Amherst Media, city manager, argued over the allocation of funds to pay off the mortgage

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AMHERST – Whether Amherst Media should be given $ 139,000 from city funds to pay off a mortgage loan for a half-acre land plot has been a matter of controversy.

In 2013, Amherst Media acquired a 0.55-acre site at the corner of Main and Gray Streets, where they eventually plan to build a new 4,570-square-foot building to house workers and studios. The planning board approved the construction last year after reviewing the site plan.

According to Amherst Media, the total amount of the mortgage was $ 221,000, of which $ 82,000 was paid out and $ 139,000 remained on the balance sheet.

“The amount we requested was $ 139,000: the running balance of the original $ 221,000 mortgage loan. We decided that if we pay off the balance of the mortgage, we will use the $ 350,000 land valuation as collateral when seeking our construction loan. By doing so, we will also ease the burden of the more than $ 14,000 per year that we currently pay out of interest on our very limited annual operating budget, ”Amherst Media said in a recent letter to City Director Paul Bockelman and 13 City Councilors. …

However, Bokelman said he is concerned that freeing up the money for reasons cited by Amherst Media could violate procurement laws.

City-owned funds from cable TV provider Comcast will be used by Amherst Media to purchase equipment, he said.

In a July 15 letter to Bockelman, Amherst Media CEO Jim Lescolt said that the money had been unsuccessfully sought since December. If the City disburses the requested $ 139,000 to pay off the mortgage, he said, $ 365,724 will remain for equipment for the remaining five years of the contract.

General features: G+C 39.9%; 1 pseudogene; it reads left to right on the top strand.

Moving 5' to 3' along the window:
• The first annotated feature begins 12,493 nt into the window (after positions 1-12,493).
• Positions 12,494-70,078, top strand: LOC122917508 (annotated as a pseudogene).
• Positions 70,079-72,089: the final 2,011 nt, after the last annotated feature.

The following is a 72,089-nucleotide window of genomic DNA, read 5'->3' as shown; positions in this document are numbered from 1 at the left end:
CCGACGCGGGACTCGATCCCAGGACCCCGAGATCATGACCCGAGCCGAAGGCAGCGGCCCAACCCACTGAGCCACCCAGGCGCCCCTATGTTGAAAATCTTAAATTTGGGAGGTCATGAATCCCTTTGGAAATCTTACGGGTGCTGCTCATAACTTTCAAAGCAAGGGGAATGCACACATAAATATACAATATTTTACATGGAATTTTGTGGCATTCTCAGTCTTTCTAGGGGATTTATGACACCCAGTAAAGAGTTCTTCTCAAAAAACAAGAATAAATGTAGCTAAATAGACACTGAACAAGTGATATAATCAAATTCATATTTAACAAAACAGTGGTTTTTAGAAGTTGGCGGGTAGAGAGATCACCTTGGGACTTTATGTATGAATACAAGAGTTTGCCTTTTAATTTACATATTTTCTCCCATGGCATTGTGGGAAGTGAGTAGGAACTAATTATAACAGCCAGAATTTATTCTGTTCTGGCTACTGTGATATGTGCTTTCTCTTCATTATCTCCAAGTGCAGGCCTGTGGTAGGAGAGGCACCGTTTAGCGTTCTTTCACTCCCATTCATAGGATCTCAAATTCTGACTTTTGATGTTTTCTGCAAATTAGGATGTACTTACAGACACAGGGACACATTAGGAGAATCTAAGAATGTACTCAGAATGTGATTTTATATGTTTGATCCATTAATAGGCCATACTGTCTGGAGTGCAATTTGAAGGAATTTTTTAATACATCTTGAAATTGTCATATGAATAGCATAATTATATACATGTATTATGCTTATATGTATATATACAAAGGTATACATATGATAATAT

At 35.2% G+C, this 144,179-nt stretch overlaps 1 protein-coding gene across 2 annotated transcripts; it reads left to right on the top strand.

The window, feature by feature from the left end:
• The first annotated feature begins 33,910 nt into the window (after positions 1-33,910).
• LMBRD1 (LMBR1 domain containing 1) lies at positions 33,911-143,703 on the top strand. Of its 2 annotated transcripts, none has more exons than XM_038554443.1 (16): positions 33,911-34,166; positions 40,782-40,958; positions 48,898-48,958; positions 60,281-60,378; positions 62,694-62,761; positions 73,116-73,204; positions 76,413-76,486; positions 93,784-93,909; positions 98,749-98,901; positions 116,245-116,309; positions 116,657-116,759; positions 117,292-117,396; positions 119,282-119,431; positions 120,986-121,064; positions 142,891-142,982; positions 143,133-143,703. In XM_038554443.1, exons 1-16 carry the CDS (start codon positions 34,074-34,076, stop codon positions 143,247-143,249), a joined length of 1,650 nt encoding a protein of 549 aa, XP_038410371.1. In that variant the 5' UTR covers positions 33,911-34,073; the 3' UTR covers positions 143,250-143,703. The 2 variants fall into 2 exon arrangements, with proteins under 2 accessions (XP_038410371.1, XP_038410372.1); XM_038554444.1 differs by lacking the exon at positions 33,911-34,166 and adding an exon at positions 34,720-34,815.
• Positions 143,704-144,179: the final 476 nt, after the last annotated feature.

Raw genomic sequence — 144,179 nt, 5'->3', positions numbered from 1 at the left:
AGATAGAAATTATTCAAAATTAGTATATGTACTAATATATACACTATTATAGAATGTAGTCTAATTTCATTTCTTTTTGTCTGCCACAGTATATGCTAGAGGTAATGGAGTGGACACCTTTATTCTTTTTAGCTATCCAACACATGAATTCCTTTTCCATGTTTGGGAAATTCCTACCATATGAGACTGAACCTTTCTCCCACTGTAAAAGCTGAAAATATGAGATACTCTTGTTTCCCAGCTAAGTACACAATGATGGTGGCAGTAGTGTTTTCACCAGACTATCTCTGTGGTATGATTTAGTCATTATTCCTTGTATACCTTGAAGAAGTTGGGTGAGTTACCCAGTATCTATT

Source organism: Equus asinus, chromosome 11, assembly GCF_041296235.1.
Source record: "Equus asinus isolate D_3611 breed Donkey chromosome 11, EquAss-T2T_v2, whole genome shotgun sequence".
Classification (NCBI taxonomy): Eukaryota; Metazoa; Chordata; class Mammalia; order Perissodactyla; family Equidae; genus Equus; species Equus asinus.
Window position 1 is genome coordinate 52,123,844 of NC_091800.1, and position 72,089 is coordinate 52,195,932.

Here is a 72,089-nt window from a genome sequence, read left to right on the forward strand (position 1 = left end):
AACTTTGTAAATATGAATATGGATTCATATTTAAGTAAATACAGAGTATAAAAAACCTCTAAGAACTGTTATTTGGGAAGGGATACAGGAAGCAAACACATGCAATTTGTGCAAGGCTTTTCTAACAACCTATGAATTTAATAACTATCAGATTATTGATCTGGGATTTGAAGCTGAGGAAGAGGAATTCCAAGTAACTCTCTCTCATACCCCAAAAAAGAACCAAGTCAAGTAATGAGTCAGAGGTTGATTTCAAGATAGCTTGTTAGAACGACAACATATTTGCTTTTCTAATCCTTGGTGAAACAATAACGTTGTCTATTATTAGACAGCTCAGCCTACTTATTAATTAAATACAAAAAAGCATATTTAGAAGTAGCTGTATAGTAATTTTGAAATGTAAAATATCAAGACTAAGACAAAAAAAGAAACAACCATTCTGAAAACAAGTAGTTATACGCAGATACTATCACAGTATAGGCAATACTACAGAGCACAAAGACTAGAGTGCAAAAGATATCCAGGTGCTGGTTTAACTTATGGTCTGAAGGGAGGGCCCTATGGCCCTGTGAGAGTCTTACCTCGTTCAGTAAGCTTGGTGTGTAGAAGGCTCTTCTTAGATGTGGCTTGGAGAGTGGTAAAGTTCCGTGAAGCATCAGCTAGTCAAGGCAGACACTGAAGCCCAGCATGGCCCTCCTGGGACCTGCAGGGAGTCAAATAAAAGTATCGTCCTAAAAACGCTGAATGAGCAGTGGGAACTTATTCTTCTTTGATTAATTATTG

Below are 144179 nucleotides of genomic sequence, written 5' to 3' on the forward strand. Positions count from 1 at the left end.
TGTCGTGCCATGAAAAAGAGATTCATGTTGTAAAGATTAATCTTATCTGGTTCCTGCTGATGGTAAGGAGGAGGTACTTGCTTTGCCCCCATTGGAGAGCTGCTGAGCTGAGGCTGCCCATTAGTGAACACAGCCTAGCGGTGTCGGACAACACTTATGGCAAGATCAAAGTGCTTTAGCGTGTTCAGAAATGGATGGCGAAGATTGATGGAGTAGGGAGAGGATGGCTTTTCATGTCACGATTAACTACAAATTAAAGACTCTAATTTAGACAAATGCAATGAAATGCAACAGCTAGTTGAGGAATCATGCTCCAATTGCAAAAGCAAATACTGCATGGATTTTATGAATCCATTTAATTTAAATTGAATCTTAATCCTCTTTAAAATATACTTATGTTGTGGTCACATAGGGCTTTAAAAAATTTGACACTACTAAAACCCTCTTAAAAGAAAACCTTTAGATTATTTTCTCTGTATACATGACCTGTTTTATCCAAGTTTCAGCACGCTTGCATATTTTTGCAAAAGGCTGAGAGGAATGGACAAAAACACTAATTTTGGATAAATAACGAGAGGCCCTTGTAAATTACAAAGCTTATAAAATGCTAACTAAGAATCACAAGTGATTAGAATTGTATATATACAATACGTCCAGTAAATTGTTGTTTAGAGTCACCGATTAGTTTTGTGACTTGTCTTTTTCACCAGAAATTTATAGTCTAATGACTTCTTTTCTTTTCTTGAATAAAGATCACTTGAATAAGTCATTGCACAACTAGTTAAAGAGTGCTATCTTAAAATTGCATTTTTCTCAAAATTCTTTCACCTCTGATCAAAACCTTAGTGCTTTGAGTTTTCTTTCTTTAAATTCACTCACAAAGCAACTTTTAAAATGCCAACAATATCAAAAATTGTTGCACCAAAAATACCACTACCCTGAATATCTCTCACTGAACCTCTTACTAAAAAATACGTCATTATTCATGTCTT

“The question to be asked is, since the city manager is the only signature in the contract between the city and Amherst Media, who in the city government can ask Amherst Media to intervene and help mediate when serious conflict issues arise?” – wrote Leko.

In addition, the City Council, the Public Safety Working Group, also sent a letter to Bokelman and the City Council on this matter this week, in particular, which stated: “By denying Amherst Media the funds necessary to allow them to move, grow and continue to work. service for residents of Amherst; a bigger message is being sent to the community, and that is that community transparency and access don’t matter. ”

In an email to the Republican, Bokelman said that “we had problems: on the plot of land and (c) whether Amherst Media could continue to fulfill its mission of providing PEG services to the population of Amherst, given its core funding to cut back on mortgage loans held by the bank.”

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